The rats scuttling around the tracks of the New York City subway pale in comparison to a gargantuan species recently discovered in East Indonesia. In fact, the recently discovered rat tipped the scales at a somewhat frightening 13 pounds. That’s sizably heftier than today’s house rat (which averages 5 ounces) and burliest wild rats (which weigh about four-and-a-half pounds). This mega-rat lived in Timor until it went extinct between 1,000 and 2,000 years ago. It was one of 11 new species discovered at the excavation site–eight of which weighed more than two pounds, and only one of which survives today.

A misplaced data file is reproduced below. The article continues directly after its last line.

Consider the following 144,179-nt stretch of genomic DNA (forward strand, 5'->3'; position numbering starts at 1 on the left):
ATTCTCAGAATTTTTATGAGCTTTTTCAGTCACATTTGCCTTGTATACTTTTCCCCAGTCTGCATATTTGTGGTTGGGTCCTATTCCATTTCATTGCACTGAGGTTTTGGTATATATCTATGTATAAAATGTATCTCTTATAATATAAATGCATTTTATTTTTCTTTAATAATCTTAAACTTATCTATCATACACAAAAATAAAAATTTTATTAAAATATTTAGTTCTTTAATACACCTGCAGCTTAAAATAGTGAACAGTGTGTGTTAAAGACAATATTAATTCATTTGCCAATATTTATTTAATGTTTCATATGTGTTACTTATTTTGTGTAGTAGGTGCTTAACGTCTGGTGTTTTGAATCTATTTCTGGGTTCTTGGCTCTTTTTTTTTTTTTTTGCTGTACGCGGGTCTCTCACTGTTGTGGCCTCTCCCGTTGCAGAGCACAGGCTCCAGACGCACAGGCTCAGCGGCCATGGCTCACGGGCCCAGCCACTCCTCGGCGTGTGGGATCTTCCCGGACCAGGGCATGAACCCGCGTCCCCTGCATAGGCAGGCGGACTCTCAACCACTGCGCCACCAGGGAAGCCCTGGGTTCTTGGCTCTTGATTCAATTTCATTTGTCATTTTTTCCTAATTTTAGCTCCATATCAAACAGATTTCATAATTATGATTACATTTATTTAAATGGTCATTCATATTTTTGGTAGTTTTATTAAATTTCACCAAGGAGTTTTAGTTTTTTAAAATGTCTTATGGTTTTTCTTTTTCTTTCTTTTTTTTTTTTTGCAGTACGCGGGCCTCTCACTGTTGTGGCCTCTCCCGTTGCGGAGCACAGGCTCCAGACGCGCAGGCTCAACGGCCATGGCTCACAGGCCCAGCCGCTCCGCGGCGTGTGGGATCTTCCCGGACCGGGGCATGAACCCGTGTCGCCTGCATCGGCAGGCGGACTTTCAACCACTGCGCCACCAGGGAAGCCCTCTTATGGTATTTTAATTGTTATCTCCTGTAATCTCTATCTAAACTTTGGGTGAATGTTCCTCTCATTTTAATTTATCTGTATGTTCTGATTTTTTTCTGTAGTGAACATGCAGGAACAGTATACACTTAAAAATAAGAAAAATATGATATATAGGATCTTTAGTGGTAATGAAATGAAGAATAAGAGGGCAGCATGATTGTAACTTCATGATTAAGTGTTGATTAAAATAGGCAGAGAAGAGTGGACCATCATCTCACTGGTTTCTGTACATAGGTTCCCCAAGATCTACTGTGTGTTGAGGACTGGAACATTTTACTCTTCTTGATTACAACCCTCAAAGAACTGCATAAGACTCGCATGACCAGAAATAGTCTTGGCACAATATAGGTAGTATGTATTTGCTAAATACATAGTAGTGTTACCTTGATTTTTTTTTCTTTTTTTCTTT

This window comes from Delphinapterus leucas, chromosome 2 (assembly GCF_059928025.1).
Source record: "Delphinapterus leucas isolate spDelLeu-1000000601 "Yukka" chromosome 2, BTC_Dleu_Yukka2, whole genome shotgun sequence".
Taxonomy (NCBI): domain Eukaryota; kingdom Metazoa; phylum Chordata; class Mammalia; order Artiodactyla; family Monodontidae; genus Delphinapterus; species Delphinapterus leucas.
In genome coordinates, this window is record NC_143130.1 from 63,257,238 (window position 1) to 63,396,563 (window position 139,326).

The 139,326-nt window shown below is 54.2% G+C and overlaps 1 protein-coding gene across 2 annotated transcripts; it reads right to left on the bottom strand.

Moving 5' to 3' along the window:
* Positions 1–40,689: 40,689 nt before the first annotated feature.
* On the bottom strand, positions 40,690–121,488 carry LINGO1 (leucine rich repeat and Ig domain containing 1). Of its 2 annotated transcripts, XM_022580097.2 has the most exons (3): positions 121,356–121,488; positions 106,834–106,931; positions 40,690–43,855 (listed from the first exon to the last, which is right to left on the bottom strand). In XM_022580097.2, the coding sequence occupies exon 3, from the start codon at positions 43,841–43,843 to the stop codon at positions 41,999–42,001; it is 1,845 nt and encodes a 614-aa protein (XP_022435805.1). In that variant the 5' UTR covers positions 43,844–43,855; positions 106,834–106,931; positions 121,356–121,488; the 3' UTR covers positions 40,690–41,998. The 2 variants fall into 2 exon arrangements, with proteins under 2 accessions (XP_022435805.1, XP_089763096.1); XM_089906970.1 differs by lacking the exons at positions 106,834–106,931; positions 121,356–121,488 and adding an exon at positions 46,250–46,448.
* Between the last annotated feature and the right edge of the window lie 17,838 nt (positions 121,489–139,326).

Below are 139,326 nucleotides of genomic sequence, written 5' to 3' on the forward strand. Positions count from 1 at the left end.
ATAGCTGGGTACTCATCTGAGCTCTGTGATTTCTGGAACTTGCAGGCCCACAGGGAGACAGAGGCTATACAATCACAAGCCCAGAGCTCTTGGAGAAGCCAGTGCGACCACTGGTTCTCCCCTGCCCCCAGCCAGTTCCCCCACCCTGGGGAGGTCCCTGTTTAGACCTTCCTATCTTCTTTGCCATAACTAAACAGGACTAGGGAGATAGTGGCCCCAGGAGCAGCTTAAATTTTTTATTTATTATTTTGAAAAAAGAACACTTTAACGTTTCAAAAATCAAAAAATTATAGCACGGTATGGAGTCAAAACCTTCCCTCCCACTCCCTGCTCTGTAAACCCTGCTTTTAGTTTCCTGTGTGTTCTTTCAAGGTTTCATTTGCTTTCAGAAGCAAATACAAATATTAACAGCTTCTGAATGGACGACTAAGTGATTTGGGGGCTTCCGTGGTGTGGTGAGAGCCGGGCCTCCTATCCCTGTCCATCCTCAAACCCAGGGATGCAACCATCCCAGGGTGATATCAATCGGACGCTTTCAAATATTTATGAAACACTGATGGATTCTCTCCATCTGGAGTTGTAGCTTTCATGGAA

But the now-extinct rats didn’t die off until well after humans first arrived, according to LiveScience:
“People have lived on the island of Timor for over 40,000 years and hunted and ate rats throughout this period, yet extinctions did not occur until quite recently,” said study researcher Ken Aplin… adding that the arrival of humans to an area doesn’t necessarily have to equate with extinctions… “Large-scale clearing of forest for agriculture probably caused the extinctions, and this may have only been possible following the introduction of metal tools.”
East Indonesia is a hotspot for rat evolution, with unique species found on each island, and the possibility of finding more.
“Although less than 15 percent of Timor’s original forest cover remains, parts of the island are still heavily forested, so who knows what might be out there?” [researcher] Aplin said.
Which is fine with us–as long as they stay far, far away from our homes.
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Image: flickr / korobukkuru